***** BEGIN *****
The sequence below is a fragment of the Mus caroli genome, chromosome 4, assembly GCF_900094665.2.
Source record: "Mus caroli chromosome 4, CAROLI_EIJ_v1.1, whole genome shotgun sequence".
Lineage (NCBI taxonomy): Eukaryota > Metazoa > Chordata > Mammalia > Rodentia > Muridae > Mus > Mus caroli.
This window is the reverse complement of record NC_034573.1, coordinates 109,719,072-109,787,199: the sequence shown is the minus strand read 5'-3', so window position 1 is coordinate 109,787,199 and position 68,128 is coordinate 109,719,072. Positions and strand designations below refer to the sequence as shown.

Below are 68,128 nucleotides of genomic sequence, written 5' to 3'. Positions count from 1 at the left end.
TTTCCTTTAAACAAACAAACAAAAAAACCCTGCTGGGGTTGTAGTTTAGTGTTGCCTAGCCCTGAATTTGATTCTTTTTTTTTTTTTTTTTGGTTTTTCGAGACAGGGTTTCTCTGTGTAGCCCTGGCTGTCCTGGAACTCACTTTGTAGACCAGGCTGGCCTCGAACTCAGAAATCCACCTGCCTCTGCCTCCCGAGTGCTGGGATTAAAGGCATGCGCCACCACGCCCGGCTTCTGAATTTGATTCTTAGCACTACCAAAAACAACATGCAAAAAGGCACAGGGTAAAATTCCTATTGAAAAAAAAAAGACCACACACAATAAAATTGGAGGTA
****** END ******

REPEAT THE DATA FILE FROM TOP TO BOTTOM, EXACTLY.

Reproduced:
The sequence below is a fragment of the Mus caroli genome, chromosome 4, assembly GCF_900094665.2.
Source record: "Mus caroli chromosome 4, CAROLI_EIJ_v1.1, whole genome shotgun sequence".
Lineage (NCBI taxonomy): Eukaryota > Metazoa > Chordata > Mammalia > Rodentia > Muridae > Mus > Mus caroli.
This window is the reverse complement of record NC_034573.1, coordinates 109,719,072-109,787,199: the sequence shown is the minus strand read 5'-3', so window position 1 is coordinate 109,787,199 and position 68,128 is coordinate 109,719,072. Positions and strand designations below refer to the sequence as shown.

Below are 68,128 nucleotides of genomic sequence, written 5' to 3'. Positions count from 1 at the left end.
TTTCCTTTAAACAAACAAACAAAAAAACCCTGCTGGGGTTGTAGTTTAGTGTTGCCTAGCCCTGAATTTGATTCTTTTTTTTTTTTTTTTTGGTTTTTCGAGACAGGGTTTCTCTGTGTAGCCCTGGCTGTCCTGGAACTCACTTTGTAGACCAGGCTGGCCTCGAACTCAGAAATCCACCTGCCTCTGCCTCCCGAGTGCTGGGATTAAAGGCATGCGCCACCACGCCCGGCTTCTGAATTTGATTCTTAGCACTACCAAAAACAACATGCAAAAAGGCACAGGGTAAAATTCCTATTGAAAAAAAAAAGACCACACACAATAAAATTGGAGGTA